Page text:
Section 7. Worker Rights
The law provides for the right of workers, including foreign workers, to form and join independent unions, bargain collectively, and conduct legal strikes; government workers do not have the right to strike. Antiunion discrimination is prohibited. According to a report published in 2016 by the European Commission against Racism and Intolerance (ECRI), the law requires the majority of members of a trade union’s bureau to be citizens of Monaco or France. Union representatives may be fired only with the agreement of a commission that includes two members from the employers’ association and two from the labor movement. The government generally respected these rights.
The government generally enforced the law. Penalties were generally sufficient to deter violations. The government provides the assistance of mediators for private or professional conflicts to avoid long and costly court procedures and to find a solution acceptable to all parties to the dispute.
The government and employers generally respected freedom of association and the right to bargain collectively, and employer organizations and trade unions negotiated agreements on working conditions that were largely respected.
The constitution and law prohibit all forms of forced or compulsory labor. Information regarding the adequacy of resources, remediation effort, inspection sufficiency, and penalties for violations was not available.
The minimum age for employment is 16. Employment between the ages of 16 and 18 is subject to severely restricted conditions. Youths younger than age 18 are allowed to work eight hours per day to a maximum of 39 hours per week and are barred from night work. The government enforced the law effectively. Penalties were sufficient to deter violations; no violations were reported during the year.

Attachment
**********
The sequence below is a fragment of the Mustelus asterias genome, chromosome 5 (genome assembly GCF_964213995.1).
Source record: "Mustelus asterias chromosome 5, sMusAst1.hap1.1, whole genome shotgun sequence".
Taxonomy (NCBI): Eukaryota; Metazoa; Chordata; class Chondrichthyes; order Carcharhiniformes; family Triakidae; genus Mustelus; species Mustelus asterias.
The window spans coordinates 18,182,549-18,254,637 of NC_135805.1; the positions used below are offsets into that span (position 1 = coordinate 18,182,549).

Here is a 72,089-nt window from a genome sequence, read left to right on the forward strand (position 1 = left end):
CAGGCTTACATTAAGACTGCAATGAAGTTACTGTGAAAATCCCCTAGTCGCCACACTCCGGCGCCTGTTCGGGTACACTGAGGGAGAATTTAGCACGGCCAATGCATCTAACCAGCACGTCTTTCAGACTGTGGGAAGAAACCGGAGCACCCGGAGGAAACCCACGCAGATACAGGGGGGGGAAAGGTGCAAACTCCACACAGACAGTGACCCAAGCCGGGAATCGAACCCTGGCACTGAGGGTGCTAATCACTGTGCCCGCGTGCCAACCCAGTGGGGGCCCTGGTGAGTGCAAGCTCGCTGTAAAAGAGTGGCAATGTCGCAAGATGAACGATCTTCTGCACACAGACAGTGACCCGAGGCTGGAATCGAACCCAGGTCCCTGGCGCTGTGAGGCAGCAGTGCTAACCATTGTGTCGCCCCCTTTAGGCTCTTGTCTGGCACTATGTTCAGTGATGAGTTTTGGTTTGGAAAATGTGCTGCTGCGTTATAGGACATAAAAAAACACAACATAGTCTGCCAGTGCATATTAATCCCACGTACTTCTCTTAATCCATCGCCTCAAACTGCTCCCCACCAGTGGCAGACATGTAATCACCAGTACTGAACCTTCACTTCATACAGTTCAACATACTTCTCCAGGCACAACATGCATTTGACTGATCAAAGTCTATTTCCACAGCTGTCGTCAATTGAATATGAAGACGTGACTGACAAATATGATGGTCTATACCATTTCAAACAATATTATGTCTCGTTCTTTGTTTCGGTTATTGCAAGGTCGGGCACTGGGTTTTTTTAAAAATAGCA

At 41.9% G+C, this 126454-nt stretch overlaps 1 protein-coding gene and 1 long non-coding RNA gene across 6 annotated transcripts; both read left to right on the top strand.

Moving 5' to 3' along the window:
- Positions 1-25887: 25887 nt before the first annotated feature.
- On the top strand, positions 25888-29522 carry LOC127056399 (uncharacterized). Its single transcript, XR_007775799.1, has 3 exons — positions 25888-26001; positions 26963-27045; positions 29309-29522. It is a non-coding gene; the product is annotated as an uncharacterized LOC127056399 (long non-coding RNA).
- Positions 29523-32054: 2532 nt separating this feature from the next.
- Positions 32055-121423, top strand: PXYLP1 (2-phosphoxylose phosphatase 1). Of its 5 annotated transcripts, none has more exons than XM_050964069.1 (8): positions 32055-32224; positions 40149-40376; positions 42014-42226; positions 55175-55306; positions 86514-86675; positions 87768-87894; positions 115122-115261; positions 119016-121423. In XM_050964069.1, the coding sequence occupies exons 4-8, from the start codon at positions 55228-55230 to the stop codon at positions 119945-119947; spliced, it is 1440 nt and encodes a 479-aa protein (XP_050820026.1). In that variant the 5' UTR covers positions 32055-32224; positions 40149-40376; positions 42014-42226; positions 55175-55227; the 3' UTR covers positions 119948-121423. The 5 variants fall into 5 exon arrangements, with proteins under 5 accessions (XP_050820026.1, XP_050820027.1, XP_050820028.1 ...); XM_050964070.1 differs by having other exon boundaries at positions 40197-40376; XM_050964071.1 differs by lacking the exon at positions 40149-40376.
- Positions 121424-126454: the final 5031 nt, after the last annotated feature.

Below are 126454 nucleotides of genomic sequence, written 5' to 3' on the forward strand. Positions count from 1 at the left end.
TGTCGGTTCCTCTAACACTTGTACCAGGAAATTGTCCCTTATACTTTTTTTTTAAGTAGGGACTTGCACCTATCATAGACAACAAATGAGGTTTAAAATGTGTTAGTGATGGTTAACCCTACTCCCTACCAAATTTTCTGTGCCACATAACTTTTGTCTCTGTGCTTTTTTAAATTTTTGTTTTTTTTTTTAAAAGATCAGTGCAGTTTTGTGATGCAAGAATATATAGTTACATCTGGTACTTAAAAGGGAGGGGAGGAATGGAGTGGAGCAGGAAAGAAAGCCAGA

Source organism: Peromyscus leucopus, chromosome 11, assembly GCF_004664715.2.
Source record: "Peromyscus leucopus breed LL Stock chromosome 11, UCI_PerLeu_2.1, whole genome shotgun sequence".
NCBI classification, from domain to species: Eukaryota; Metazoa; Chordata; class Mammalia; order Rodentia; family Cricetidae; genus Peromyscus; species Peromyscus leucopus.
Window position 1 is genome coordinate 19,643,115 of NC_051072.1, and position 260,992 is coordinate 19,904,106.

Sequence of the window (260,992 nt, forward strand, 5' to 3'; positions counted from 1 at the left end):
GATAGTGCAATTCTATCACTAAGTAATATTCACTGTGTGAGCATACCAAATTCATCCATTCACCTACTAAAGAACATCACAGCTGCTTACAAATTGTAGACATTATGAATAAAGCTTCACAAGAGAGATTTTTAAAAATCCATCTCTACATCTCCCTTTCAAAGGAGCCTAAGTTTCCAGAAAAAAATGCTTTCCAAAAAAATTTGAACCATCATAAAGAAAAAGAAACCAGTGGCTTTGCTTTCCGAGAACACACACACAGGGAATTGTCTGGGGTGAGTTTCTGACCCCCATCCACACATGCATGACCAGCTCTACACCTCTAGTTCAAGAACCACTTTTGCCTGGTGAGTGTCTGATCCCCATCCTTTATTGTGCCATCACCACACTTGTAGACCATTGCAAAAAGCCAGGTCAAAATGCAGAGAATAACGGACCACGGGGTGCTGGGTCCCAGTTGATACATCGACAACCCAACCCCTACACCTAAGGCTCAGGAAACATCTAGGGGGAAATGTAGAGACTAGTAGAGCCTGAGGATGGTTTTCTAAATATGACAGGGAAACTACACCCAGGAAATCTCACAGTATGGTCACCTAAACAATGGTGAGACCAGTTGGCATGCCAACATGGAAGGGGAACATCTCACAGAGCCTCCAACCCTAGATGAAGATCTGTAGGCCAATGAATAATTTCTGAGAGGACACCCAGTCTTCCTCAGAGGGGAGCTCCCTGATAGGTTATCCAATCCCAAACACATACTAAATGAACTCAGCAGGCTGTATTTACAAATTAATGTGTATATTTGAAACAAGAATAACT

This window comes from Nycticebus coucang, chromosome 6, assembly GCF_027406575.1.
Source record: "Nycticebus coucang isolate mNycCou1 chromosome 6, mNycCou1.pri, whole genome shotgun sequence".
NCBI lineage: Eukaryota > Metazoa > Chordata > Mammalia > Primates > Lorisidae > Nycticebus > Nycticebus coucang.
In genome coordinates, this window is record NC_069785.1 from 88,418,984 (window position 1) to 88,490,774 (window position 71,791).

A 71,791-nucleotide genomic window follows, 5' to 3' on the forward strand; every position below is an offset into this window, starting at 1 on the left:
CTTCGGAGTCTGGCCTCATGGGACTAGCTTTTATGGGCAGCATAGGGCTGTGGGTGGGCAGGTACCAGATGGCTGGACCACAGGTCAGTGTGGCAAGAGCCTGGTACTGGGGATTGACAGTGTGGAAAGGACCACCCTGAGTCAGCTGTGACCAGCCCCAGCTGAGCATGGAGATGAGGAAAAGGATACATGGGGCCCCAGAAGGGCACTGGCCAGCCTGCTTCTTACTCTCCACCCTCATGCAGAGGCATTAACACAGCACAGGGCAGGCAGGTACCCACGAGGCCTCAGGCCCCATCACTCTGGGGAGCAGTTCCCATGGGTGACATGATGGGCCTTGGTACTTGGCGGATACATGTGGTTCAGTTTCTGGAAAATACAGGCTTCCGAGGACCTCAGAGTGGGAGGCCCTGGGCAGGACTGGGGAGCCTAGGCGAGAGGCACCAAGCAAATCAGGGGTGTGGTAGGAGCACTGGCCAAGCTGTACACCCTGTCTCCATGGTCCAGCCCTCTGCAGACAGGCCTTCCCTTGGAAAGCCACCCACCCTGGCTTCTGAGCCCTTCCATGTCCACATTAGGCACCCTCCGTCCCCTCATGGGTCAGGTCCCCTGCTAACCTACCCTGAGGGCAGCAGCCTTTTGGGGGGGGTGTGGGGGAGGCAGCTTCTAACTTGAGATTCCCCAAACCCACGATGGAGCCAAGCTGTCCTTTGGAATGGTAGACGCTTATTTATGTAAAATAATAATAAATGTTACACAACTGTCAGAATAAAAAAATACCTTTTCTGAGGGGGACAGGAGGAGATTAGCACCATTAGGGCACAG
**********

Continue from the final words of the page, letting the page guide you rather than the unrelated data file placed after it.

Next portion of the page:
d. Discrimination with Respect to Employment and Occupation
The law requires equal pay for equal work. No data were available to substantiate any gender pay discrepancy,
The law allows the firing of foreign employees without justification. ECRI reported foreign women did not enjoy the same entitlement to social benefits as their male counterparts.
There is a minimum wage, which exceeded the official estimate of the poverty level. Wage laws were enforced, and penalties for violations were sufficient to deter violations. Law and government decree establish health and safety standards that are appropriate for the country. Workplace health and safety committees and government labor inspectors enforced the standards.
The Department of Employment in the Ministry of Health and Social Affairs had several labor inspectors. The chief inspector answered directly to the director of the Department of Employment. Labor inspectors informed employers and employees on all matters related to labor laws as well as health and safety standards. They arbitrated, mediated, and reconciled labor/management disputes. When possible, they carried out onsite inspections to ensure employers respected all requirements of the law. Data was not available on enforcement of occupational safety and health standards in the informal economy.